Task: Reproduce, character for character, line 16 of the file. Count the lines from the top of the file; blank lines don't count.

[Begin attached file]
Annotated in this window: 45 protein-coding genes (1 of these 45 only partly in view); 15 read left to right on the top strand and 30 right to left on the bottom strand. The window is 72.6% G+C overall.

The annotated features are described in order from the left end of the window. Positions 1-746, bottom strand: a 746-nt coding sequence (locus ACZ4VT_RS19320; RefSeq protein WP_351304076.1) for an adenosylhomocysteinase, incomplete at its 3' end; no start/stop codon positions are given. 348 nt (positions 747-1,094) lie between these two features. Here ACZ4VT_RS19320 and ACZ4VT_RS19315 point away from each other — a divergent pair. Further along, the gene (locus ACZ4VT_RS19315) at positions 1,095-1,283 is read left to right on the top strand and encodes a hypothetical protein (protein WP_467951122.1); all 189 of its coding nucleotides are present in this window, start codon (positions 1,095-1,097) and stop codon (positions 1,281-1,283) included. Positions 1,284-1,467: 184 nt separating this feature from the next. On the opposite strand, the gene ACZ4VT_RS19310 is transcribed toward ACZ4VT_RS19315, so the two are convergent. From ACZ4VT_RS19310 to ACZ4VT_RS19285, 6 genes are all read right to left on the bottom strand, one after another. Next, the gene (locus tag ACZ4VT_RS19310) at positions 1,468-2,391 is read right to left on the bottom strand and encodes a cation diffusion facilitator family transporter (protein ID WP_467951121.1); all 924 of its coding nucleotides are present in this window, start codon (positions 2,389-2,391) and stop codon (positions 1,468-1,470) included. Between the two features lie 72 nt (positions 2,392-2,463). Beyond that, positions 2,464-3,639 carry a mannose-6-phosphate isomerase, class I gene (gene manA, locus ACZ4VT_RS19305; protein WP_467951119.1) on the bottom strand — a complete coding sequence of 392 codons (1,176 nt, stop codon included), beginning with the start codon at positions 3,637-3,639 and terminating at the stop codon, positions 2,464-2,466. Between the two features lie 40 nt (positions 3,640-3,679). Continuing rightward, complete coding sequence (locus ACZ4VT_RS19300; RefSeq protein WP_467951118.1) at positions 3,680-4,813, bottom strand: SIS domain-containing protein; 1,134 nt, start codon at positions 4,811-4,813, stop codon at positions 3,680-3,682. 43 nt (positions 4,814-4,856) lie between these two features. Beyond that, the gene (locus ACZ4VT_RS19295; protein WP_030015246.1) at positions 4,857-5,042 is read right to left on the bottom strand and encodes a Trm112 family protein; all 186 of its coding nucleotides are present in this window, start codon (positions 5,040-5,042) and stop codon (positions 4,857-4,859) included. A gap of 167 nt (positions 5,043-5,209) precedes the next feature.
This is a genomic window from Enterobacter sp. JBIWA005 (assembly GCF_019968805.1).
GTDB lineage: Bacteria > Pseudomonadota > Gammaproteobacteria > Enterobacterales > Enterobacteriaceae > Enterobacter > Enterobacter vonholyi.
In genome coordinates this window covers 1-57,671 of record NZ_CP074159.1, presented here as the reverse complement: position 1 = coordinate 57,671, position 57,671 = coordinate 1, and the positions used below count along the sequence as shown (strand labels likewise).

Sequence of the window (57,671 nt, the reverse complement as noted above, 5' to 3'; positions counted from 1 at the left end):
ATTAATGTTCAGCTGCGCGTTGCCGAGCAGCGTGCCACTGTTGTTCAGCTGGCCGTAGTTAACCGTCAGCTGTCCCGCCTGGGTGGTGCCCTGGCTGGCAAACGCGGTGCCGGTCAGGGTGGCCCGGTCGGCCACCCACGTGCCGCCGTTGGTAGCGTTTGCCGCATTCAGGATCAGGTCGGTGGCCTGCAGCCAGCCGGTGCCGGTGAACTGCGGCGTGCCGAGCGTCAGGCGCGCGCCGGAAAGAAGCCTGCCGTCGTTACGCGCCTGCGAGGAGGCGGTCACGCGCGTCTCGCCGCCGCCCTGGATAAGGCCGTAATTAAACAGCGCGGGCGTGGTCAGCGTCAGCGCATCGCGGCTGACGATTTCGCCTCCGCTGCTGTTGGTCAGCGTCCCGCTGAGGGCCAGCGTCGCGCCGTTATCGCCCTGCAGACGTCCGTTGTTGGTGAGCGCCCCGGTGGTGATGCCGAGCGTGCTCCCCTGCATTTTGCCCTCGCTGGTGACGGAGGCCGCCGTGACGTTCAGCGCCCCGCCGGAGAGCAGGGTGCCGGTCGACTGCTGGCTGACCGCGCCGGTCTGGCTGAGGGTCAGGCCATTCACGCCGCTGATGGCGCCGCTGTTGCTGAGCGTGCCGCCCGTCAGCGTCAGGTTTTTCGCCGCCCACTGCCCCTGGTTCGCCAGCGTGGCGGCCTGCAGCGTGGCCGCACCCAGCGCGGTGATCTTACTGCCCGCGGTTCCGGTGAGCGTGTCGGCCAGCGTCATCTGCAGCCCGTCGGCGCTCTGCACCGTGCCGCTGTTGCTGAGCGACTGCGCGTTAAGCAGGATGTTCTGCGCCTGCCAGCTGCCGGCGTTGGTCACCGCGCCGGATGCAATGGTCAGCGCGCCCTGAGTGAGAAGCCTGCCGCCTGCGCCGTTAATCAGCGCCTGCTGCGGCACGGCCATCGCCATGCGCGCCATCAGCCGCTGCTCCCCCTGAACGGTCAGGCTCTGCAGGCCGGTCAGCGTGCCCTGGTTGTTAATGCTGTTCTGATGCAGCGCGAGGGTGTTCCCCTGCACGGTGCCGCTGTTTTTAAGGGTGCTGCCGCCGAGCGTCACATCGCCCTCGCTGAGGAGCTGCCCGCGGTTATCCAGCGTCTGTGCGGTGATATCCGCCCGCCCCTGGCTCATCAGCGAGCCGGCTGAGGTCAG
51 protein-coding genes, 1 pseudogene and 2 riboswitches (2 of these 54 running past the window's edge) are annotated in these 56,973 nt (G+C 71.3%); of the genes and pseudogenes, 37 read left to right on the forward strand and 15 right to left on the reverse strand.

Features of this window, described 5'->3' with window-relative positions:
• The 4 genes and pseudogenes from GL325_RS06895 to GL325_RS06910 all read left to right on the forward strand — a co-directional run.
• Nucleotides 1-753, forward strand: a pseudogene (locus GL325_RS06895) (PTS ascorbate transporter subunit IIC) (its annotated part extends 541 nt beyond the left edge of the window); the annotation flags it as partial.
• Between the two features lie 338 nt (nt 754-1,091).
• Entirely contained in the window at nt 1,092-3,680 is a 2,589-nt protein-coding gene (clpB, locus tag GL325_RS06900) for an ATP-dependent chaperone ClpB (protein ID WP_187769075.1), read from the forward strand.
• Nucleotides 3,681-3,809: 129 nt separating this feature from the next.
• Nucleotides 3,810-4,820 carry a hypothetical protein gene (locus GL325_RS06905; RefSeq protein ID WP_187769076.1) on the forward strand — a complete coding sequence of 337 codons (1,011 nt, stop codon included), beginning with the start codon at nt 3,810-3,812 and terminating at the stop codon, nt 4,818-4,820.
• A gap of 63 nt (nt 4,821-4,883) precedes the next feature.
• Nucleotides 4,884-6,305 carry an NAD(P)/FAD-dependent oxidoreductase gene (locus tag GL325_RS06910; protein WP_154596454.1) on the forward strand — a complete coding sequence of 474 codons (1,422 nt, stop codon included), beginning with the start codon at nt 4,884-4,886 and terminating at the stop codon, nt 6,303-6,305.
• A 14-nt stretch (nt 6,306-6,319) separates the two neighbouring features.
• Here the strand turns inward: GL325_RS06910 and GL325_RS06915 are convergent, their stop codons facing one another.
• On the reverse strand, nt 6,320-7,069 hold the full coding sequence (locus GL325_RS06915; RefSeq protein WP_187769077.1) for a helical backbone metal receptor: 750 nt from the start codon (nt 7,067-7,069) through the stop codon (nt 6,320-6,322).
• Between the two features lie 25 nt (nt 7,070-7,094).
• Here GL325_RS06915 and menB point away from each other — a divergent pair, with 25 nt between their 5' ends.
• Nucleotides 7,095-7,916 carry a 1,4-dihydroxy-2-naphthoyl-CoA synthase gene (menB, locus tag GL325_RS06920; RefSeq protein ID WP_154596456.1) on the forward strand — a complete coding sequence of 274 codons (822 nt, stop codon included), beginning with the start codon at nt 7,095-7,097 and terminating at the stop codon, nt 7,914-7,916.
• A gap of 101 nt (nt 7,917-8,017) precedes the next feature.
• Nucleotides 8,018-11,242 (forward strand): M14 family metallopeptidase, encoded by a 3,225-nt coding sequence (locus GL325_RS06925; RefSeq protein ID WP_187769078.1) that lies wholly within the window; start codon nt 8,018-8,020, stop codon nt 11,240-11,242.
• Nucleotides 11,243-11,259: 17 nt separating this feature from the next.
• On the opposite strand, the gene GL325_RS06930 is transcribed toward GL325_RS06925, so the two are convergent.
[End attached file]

• A gap of 63 nt (nt 4,821-4,883) precedes the next feature.